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ANONYMOUS

THE HOUSE ON THE CLIFF

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First published in
Answers, the Amalgamated Press, London, 6 February 1909

Reprinted under syndication, e.g. in
The Manawatu Times, New Zealand, 13 April 1909 (this version)

This e-book edition: Roy Glashan's Library, 2018
Version Date: 2018-10-28
Produced by Roy Glashan

The text of this book is in the public domain in Australia.
All original content added by RGL is protected by copyright.

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I.

THE cliff formed one of the horns of a little bay about ten miles north of Whitby. The house stood in a plot of cultivated ground some fifty yards from the edge of the cliff and three-quarters of a mile from any other habitation.

It was a very small house—a mere cottage, in fact—and was flanked on each side by the ruins of several other cottages.

In former times, when the trade in jet had been a flourishing industry, these ruined cottages had been the homes of the sturdy miners who had worked in the jet-mines, with which the cliff was honeycombed. With the decay of the industry, however, the miners had departed, the cottages had fallen into ruin, and the only men who now worked in the mines were two or three men from the neighboring village of Snakesby, each of whom was "on his own" in a different part of the old workings, picking up such scraps of jet as he could find, and paying one-third of the proceeds of his find to the local lord of the manor.

The one house that remained intact—the house already referred to—had been saved from falling into ruin like its fellows through having been purchased, long years before the date of the following events, by an eccentric individual, named Enoch Verrill.

"Old Enoch," as he was always called, had formerly been a master mariner, and, as such, had saved a comfortable competency. In the heyday of his career, however, a shipwreck, in which he had lost his wife and only child, had blighted his life, and had changed him into a miserly recluse.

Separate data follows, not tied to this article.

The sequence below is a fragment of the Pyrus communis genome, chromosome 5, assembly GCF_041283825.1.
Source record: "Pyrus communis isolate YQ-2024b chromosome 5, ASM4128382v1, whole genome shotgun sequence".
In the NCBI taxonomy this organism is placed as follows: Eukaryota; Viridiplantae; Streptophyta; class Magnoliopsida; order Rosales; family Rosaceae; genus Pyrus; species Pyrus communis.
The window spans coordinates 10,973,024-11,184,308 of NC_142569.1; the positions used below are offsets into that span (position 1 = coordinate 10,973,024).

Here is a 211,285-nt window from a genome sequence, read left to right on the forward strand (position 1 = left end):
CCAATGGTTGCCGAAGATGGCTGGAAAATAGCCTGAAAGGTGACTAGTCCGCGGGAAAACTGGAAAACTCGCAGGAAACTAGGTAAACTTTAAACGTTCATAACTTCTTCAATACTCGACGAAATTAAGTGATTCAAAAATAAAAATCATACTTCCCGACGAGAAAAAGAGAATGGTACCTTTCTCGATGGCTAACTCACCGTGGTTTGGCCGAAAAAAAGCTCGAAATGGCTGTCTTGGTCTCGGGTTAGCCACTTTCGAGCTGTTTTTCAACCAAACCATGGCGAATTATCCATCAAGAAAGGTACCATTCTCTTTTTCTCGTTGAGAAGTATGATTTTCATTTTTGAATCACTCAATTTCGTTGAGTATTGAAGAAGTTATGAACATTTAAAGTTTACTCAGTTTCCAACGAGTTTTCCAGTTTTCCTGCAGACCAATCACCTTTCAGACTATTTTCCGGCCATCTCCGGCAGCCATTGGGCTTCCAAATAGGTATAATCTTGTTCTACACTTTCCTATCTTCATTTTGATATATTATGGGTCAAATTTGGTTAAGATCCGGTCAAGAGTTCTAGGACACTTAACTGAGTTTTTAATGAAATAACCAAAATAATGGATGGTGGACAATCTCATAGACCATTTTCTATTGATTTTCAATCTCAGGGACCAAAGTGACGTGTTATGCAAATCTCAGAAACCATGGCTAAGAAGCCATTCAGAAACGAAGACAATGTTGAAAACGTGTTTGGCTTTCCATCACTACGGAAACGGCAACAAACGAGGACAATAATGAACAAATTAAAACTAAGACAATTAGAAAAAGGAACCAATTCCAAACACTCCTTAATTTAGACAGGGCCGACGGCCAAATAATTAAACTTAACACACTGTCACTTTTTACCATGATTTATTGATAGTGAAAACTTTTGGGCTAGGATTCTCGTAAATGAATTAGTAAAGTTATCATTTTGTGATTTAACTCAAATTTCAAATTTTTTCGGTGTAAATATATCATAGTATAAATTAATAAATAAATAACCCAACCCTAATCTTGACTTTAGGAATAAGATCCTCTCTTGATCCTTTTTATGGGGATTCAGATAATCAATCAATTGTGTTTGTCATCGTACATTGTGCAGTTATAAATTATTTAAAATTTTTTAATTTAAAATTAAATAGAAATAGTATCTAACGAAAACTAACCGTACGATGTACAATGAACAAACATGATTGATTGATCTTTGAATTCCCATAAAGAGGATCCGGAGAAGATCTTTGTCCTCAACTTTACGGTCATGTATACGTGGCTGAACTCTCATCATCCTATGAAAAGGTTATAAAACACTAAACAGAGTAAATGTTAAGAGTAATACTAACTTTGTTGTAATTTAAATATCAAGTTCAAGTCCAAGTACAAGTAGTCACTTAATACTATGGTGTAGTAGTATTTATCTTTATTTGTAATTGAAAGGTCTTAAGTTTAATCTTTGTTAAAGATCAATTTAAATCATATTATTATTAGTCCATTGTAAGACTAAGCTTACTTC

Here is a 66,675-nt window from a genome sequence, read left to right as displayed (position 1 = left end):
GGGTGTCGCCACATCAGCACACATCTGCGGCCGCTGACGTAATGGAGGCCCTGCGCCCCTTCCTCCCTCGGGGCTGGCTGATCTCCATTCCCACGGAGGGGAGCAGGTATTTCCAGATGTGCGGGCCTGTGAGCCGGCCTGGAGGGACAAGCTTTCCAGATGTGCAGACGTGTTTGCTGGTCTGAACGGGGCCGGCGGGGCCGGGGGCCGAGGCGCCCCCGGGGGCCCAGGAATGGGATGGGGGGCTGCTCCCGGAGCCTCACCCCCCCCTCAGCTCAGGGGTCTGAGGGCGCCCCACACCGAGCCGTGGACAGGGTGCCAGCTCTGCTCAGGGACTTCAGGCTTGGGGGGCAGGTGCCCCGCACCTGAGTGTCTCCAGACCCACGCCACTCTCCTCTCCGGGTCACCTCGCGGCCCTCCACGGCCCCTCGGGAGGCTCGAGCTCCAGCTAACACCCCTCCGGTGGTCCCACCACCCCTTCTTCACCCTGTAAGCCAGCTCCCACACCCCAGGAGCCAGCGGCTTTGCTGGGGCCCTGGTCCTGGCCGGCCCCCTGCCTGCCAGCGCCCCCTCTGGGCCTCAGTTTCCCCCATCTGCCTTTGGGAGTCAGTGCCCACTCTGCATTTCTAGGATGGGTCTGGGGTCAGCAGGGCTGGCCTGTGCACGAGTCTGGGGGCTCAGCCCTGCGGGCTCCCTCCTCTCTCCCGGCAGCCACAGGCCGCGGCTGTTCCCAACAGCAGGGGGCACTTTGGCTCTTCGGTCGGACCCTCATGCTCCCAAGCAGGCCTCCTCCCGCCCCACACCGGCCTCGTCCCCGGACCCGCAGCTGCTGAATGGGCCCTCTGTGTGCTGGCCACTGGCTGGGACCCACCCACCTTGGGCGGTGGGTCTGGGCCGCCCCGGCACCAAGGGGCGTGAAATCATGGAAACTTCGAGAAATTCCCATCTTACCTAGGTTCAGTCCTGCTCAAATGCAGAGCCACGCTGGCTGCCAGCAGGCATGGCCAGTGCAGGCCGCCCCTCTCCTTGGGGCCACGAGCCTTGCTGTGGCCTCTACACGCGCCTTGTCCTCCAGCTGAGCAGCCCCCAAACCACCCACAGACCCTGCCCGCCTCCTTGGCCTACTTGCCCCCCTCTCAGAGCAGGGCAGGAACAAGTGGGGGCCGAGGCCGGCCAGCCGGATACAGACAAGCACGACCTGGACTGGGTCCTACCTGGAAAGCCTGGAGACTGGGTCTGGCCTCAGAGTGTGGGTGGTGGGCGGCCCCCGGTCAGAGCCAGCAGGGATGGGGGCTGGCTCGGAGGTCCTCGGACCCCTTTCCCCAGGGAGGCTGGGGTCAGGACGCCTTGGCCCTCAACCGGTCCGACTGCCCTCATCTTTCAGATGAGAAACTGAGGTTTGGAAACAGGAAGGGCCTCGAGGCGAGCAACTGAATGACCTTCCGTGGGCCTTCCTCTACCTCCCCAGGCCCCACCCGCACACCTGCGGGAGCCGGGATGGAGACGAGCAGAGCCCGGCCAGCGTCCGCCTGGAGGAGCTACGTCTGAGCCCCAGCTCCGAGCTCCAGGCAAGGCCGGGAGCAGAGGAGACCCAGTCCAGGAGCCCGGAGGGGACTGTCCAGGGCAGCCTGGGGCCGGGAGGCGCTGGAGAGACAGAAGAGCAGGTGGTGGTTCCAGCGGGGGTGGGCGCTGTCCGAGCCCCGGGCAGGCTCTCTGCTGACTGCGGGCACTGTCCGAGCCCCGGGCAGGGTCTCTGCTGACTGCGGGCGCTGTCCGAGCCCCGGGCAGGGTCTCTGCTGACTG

After the deaths of his wife and child he had retired from the sea, had bought the house on the cliff, and had taken up his residence there. He had fitted each of the six windows with iron bars and steel-lined shutters, and had furnished the two outer doors with massive bolls and chains and patent locks. He kept no servant, seldom went out, and never, on any pretext whatever, allowed anybody to enter the house.

At the time when this thing happened he was close upon seventy, and had been living in this fashion for over thirty years. As previously remarked, he had saved a considerable sum of money; and, according to the village gossip—which, for once, was true—he had converted his savings into cash, and kept them in a box beneath his bed.

Allusion has been made to the neighboring Village of Snakesby. This village was of such importance that its resident police officer enjoyed the rank of sergeant. And it was Sergeant Walker, the officer in question, who rang up the curtain on the drama now about to be unfolded.

He had been out all night, on patrol duty, and was returning to Snakesby by the footpath which ran along the edge of the cliffs. The season was mid-October, the time was half-past seven in the morning, and it was raining cats and dogs.

As the sergeant was passing "Old Enoch's" house, he was startled to hear a frantic shout of "Help—help!" The cry came from the interior of the house, and 'the sergeant had no doubt that it came from Enoch Verrill.

He ran to the front door, but found that it was locked and bolted. He hammered on the door, but received no reply. He ran round to the back door, but found that it was also locked and bolted. He applied his ear to the keyhole, and distinctly heard somebody moving to and fro inside the house.

"Open this door!" he called out. "D'you hear? In the name of the law, I command you to open this door!"

Receiving no reply, he tried to burst the door open. Finding this a task beyond hie strength; he examined the windows, but, as all of them were protected on the outside by Iron bars and were closed on the inside by steel-plated shutters, he soon abandoned any hope.

By this time he was convinced that "Old Enoch" had been murdered. If his theory were correct, it followed, as a matter of course, that the murderer was still in the house. If, therefore, the sergeant were to leave and go down to the village to summon help to break into the house, he would give the murderer an opportunity of escaping. Yet he could not break into the house without help. What, then, should he do?

Whilst he was debating this question, the rector of Snakesby, who was on his way to visit a sick parishioner, appeared on the scene. To him the sergeant related what had happened, and what he suspected. The rector then ran back to the village, leaving, the sergeant to keep watch on the house, and, presently, returned with the village blacksmith, armed with a sledgehammer.

The front door having been smashed open, the three men entered the silent house. At the foot of the stairs they discovered the huddled and unconscious form of Enoch Verrill, clad only in his nightshirt, and bleeding from an ugly wound at the hack of his head. On proceeding upstairs they found that the box in which the old man kept his savings—it was a brass-bound sea- chest—had been dragged from under his bed, and had been broken open, Except for one or two silver coins and a roll of banknotes, its contents had disappeared, From this it was only too clear that somebody had gained admittance to the house, had stunned "Old Enoch," and had stolen his savings, It was equally clear that the thief had been in the house at the moment when the sergeant had heard "Old Enoch's" cry for help.